Absurdly Driven looks at the world of business with a skeptical eye and a firmly rooted tongue in cheek.
How often do you look at your car repair bill and understand all the costs?
How often do you look at all the numbers and marvel at just how expensive a new radiator might be?
At heart, though, do you merely look your car repair shop in the eye and trust that they -- or, indeed, the parts suppliers -- aren't laughing at how much you're prepared to pay?
I fear I'm in all three groupings here. I tend to cross my fingers that my car is reliable and that little will go wrong with it. (Naive, I know.)
A current court case, however, is offering a peek into the psychology of how manufacturers price spare parts.
As Reuters reports, several carmakers -- Jaguar/Land Rover, Peugeot and Renault among them -- have been accused of not focusing on how much margin they should to make on a spare part, but instead allegedly focusing on how much a naive customer might think it costs.
Ergo, the accusation goes, they have used very clever software that, in essence, suggests what sort of price they can get away with.
Which sometimes might be an enormously inflated number.
Some might consider that this is just normal business practice.
If carmakers think customers are prepared to pay inflated prices, then why not?
There's a kink here, however.
According to the plaintiff -- the man whose software was used by consultants Accenture to advise its carmaker clients -- the carmakers were very careful about those parts that might be the subject of extra scrutiny from insurance companies or specialist magazines.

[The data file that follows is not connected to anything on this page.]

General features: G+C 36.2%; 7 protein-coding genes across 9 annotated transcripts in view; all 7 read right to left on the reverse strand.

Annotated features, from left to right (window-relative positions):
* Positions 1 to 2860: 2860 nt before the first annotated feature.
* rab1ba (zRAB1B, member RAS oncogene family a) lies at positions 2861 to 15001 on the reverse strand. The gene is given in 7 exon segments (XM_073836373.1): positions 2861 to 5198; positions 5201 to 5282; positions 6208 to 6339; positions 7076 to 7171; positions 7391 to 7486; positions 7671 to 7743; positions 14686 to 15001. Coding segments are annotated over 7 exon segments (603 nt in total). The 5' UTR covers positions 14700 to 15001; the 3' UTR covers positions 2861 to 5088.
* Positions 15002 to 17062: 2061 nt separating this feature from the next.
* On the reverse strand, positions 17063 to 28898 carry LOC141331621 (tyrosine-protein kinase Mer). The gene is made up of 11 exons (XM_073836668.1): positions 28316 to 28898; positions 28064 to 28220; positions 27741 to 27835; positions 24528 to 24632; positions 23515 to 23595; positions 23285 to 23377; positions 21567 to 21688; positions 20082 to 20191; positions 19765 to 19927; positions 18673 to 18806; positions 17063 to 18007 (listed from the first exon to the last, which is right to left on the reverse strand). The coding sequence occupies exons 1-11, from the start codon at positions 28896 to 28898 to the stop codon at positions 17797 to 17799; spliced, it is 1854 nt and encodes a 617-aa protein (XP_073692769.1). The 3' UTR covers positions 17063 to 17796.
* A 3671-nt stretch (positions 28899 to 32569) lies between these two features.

You really don't want some sort of public scandal with these things, do you?
For its part, Accenture says the software was merely used between 2009 and 2015 to track down parts and have up-to-date information about availability.
The principle here, though is a difficult one.
Whether it's a restaurant, a bar or, especially, a luxury goods manufacturer what they charge reflects the brand aura far more than the cost of the raw materials.
It's a very thin line, however, between this and price gouging.
Of course, if there truly was subterfuge, it would surely take just one carmaker to expose it and embrace offering customers a fairer deal.
This doesn't appear to have happened. Which could lead some to suspect that all carmakers would prefer to offer inflated prices and may even be using similar software today.
There's also a far broader issue.
Increasingly, corporations are becoming fascinated with software that tells them how much a customer can afford.
Airlines, for example, are toying with the idea of charging their customers not according to where they're flying or even in what class, but according to how much the software thinks they're prepared to pay without thinking.
This, of course, means the concept of Caveat Emptor is pushed to sublime levels.
Whom can you trust these days?
Oh, no one.